Dancing Astronaut Does Ibiza: Carl Cox kicks off Space residency with ten-hour performance
Amid a backdrop of blistering sunshine, sizzling tapas, and a beautiful Mediterranean coastline, Dancing Astronaut has officially arrived in Ibiza. We’ve previewed the parties, broken the headlines, looked on with envy as our Spanish compatriots danced until sunrise to the world’s top techno, and now we’ve been there to experience the madness firsthand. Through a series of narratives, we’ll be reviewing some of the biggest parties in Ibiza as part of our running feature Dancing Astronaut Does Ibiza.
The first leg of our journey begins with a staff favorite – the oh-yes man himself — Carl Cox. The English legend may be one of the longstanding kings of the Miami scene, but his US reputation will always be trumped by his unparalleled renown in Ibiza. For 13 years now, Cox has championed Space Ibiza with a world-class residency. Last Tuesday, Carl kicked off 2014’s stint with his Music is Revolution Opening party, featuring a ten-hour set from the man himself.
In a world of typically hour long DJ sets, ten hours seems a bit ludicrous. Yet when I left Space at Ibiza at 6:30 in the morning, Cox was still going strong into the 11th hour of his performance.
At midnight, the party was just ramping up. Carl was pulverizing the crowd with some bullish techno, merging from one ferocious bassline to the next with relentless precision. As time passed seemingly without a stitch, the crowd had congealed into a bulging mass of shuffling shoes and sweat-stained shirts, and Carl was doing what he does best: stacking tracks like a mad man and leading us head first into the ensuing chaos. A quick glance at his laptop displayed all four decks of Traktor in motion, with some set on shorter loops and others chugging along with dexterously modified EQ adjustments. Vocal loops rang out endlessly as he chopped and spliced them into pieces. Meanwhile, the charging beat would descend out in a flurry of delays, only to give way to the ramping tension of pads and swirling white noise as the impending next song took over. At times, the sporadic arrangements seemed to tiptoe on the edge of madness, yet, like any great DJ, Carl has the uncanny ability of taming the beast moments before mayhem.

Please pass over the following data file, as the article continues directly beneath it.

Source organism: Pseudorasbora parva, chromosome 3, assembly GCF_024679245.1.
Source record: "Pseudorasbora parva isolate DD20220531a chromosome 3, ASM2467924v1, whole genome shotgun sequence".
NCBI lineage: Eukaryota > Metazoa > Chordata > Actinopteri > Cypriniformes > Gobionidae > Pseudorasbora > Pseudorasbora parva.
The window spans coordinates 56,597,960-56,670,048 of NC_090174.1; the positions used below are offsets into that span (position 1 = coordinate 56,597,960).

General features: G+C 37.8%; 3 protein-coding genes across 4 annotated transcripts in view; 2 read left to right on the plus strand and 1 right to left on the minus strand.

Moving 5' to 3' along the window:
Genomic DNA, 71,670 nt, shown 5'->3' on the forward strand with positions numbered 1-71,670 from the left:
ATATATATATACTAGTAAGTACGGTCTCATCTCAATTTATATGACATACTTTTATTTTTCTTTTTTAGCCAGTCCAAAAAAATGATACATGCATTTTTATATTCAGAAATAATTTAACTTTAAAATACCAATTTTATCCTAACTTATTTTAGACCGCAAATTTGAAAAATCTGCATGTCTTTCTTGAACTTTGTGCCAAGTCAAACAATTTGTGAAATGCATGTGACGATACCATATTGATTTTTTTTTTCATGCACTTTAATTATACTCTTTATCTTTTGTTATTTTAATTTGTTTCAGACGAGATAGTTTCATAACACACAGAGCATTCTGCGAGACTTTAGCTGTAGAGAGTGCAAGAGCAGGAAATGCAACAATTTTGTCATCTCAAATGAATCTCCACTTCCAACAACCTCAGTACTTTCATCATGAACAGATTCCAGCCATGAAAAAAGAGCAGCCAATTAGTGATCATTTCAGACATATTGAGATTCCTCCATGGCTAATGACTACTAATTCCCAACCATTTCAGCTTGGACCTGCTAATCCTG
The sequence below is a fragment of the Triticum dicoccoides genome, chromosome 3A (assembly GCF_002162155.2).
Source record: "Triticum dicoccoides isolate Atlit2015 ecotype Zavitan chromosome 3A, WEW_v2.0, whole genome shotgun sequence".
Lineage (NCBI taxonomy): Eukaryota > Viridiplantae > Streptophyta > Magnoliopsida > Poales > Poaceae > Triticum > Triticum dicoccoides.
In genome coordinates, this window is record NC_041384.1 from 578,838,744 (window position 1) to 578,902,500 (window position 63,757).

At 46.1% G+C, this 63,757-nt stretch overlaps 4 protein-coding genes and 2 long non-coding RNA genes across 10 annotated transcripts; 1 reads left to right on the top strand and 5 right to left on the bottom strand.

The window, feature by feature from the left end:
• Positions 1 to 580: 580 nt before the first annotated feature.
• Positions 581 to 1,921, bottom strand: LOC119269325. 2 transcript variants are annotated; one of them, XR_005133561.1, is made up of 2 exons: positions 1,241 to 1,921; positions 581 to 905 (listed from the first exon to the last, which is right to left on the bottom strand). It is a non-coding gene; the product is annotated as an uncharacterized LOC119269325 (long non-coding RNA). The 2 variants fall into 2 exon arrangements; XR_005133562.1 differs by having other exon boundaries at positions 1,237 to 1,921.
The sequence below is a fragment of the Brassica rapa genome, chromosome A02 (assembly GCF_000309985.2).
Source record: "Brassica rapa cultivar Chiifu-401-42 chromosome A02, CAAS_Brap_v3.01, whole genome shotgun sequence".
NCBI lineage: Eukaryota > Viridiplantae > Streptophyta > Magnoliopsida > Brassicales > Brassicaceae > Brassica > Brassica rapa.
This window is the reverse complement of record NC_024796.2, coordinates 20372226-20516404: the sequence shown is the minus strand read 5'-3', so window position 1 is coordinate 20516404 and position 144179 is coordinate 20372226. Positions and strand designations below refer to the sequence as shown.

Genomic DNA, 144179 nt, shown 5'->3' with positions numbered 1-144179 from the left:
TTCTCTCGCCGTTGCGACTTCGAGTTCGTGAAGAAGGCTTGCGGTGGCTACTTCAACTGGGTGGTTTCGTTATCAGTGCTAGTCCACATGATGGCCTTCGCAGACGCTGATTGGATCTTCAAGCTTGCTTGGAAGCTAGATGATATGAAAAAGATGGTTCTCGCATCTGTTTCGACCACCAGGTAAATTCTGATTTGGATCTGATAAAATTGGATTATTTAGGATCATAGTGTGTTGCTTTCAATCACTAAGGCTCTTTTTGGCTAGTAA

After an hour or so of his artistic techno mosaic, Carl picked up the groove a bit with some potent tech house, seamlessly blending track after track with an observable ease. As his music took us into the wee hours of the morning, a steady procession of theatrics occupied the dance floor. Aphrodisiacal dancers on stilts beckoned the audience, while a giant spider web ensnared the crowd and an enormous LED robot armed with CO2 cannons towered above the onlookers.
With the sunrise encroaching, Carl appeared miraculously undeterred. His music has shifted into a late night selection of more progressive and melodic techno, highlighted by slower tempos and a more relaxed mixing style. It was no longer about mashing track on track, but rather the seamless flow of music. At times, his presence would melt into the background, as the blissful techno hypnotized the crowd into a more soporific state. Every now and then, however, Carl would make his presence known again, introducing a raucous build up and alerting the audience of his unyielding fervor.
When it finally hit the ten hour mark — an incredible feat to say the least — I don’t think anyone felt the need to tell Carl. Rather, with the main room still buzzing with enthused attendees, Cox proceeded to continue his remarkable onslaught. Leaving the club, I was greeted by an orange-pale sky and an overwhelming sense of reverence for Carl Cox. I have never witnessed such a tremendous and entrancing set (let alone one so preposterously long), and I’m not sure any club performance will ever top it.
To this day, I don’t know what time Carl stopped the music, yet I kind of prefer it that way. The mystery and allure of Carl Cox’s never-ending set lives on in my memory: an immaculate exposition of one of dance music’s finest living legends.